National Security Agency (NSA) General Counsel Glenn Gerstell presented an interesting and surprising challenge last week, writing in the New York Times that the United States must be ready to face the “profound and enduring implications of the digital revolution.” The essay was interesting in that Gerstell’s writing was almost philosophical, rather than a direct call to action (not exactly a common mode of address for general counsels of intelligence agencies),
Susan Landau is Bridge Professor in the Fletcher School of Law and Diplomacy and the School of Engineering, Department of Computer Science, Tufts University. Her new book, "Listening In: Cybersecurity in an Insecure Age," was recently published by Yale University Press. Landau has testified before Congress and briefed U.S. and European policymakers on encryption, surveillance, and cybersecurity issues. Landau has been a Senior Staff Privacy Analyst at Google, a Distinguished Engineer at Sun Microsystems, and a faculty member at Worcester Polytechnic Institute, the University of Massachusetts and Wesleyan University. She is a member of the Cybersecurity Hall of Fame, a fellow of the American Association for the Advancement of Science and of the Association for Computing Machinery.
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Encryption and its effects on law enforcement’s access to data seem to occupy a perennial place in the headlines (and on Lawfare as well). The two of us have been working on it for years. The subject is often highly contested, but the fierce discussion has ignored some critical factors. One of those is how changing usage patterns and technologies will affect how law enforcement can—or can’t—obtain access.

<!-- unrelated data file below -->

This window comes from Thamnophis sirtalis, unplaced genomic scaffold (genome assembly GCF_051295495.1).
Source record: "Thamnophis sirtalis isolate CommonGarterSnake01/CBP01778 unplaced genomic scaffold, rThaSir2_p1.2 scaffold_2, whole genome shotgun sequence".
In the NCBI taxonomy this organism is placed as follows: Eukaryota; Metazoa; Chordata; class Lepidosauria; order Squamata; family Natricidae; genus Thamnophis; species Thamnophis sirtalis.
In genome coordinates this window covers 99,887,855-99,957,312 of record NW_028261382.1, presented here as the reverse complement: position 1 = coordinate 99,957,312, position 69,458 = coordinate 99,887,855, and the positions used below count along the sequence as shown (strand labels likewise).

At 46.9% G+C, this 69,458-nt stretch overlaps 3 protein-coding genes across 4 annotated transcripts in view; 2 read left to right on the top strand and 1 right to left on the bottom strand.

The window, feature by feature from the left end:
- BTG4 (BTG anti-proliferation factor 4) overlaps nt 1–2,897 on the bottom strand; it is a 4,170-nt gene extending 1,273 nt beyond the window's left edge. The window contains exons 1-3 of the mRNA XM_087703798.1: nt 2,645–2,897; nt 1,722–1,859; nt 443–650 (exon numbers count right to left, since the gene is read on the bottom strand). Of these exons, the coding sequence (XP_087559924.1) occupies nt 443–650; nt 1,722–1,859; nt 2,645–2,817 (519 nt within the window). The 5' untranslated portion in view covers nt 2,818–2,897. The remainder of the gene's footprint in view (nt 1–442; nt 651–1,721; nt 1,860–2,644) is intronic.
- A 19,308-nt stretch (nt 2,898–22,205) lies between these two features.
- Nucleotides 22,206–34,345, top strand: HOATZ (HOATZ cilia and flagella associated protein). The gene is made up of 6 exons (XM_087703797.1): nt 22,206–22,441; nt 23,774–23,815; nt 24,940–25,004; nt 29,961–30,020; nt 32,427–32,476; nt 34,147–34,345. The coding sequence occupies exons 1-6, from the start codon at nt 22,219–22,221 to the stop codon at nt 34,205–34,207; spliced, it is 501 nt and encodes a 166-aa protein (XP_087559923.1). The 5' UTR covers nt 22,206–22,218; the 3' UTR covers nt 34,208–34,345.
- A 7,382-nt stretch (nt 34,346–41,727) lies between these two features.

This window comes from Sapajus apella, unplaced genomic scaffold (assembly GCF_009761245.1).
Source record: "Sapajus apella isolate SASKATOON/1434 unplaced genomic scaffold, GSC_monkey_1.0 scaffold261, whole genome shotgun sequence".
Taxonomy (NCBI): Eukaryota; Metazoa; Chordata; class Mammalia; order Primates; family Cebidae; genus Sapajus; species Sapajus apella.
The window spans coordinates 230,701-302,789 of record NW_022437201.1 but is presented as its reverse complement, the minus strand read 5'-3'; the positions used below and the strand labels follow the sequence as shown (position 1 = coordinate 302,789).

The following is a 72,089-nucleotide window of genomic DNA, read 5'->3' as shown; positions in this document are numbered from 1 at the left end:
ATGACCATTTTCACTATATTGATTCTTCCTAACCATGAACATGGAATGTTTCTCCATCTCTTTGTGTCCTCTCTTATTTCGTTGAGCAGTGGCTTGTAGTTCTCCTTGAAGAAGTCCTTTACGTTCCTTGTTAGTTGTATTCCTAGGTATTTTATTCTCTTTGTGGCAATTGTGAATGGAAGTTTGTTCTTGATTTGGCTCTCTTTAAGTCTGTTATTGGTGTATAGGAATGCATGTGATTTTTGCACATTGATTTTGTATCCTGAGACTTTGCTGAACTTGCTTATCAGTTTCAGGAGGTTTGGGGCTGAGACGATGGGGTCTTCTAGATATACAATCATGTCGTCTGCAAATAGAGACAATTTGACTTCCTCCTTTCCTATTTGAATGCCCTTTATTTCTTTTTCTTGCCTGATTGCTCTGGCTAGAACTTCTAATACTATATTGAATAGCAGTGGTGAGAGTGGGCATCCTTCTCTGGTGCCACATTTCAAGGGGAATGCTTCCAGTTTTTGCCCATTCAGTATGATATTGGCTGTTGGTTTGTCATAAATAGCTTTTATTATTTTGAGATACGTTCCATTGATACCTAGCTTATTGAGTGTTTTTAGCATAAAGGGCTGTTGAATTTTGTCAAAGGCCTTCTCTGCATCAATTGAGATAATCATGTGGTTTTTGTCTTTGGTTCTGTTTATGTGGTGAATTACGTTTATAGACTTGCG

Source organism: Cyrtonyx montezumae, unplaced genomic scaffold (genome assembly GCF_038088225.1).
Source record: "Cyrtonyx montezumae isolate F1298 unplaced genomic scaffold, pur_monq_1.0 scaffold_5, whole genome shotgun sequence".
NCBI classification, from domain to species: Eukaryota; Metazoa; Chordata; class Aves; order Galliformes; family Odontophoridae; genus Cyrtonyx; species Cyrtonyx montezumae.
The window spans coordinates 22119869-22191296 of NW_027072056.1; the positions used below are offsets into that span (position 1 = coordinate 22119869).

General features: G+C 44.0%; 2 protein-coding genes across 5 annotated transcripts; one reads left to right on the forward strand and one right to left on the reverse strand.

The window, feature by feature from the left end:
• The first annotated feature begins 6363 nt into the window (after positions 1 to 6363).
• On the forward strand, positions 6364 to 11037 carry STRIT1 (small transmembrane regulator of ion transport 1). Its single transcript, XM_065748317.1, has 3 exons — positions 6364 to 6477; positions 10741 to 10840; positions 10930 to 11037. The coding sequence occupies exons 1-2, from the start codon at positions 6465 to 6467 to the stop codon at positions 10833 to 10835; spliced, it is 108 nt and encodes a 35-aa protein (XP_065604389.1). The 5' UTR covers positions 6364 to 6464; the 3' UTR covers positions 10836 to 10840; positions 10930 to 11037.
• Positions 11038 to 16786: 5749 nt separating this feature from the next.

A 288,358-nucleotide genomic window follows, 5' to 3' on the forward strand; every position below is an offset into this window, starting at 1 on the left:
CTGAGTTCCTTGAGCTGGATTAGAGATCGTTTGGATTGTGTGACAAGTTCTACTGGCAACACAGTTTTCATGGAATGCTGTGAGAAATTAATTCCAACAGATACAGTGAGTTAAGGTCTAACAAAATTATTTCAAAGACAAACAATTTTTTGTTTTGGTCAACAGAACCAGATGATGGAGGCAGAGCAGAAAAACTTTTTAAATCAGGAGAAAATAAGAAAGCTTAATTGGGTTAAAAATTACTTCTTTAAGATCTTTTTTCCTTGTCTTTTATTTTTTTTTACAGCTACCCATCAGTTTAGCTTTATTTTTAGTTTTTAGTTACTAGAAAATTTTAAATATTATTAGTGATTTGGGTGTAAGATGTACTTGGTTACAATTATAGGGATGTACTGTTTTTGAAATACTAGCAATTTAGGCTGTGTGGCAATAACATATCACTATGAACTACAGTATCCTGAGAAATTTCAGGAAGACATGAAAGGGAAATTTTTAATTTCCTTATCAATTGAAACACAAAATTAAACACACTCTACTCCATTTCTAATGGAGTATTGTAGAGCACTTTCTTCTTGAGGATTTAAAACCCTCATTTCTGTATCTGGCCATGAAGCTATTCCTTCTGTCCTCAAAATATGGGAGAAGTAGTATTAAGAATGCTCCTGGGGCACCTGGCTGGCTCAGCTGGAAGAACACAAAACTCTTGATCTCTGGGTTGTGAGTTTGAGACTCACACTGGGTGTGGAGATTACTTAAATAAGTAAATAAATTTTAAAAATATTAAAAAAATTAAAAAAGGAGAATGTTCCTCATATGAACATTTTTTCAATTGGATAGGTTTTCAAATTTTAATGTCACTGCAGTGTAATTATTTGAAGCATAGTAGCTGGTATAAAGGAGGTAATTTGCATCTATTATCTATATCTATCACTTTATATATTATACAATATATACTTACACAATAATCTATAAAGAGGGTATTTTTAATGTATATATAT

Last week, reports surfaced from the New York Times and the Wall Street Journal that the NSA may be shutting down the Section 215 program accessing domestic call detail records (CDRs).
Lawfare has run a series of posts concerning exceptional access.
The New York Times reported a mind-boggling story on Oct. 24. The president of the United States routinely ignores the advice of his aides and calls old friends on an unsecured iPhone “no different from hundreds of millions of iPhones in use around the world.” There are policy reasons why this is bad. These calls don’t get logged by the White House and hence aren't noted by his senior aides.
Earlier this September, law enforcement officials from the Five Eyes intelligence alliance—made up of Australia, Canada, New Zealand, the United Kingdom, and the United States—met in Australia and issued a Statement of Principles on Access to Evidence and Encryption.
Brett Kavanaugh's Failure to Acknowledge the Changes in Communications Technology: The Implications for Privacy
Facebook became available to the general public in 2006; Apple's smartphone was announced the following year. In little over a decade, the devices, and the communications they engender, have become ubiquitous. Fully 95 percent of Americans own cell phones; 77 percent, smartphones. We carry mobile devices everywhere, using them to carry out a multitude of tasks.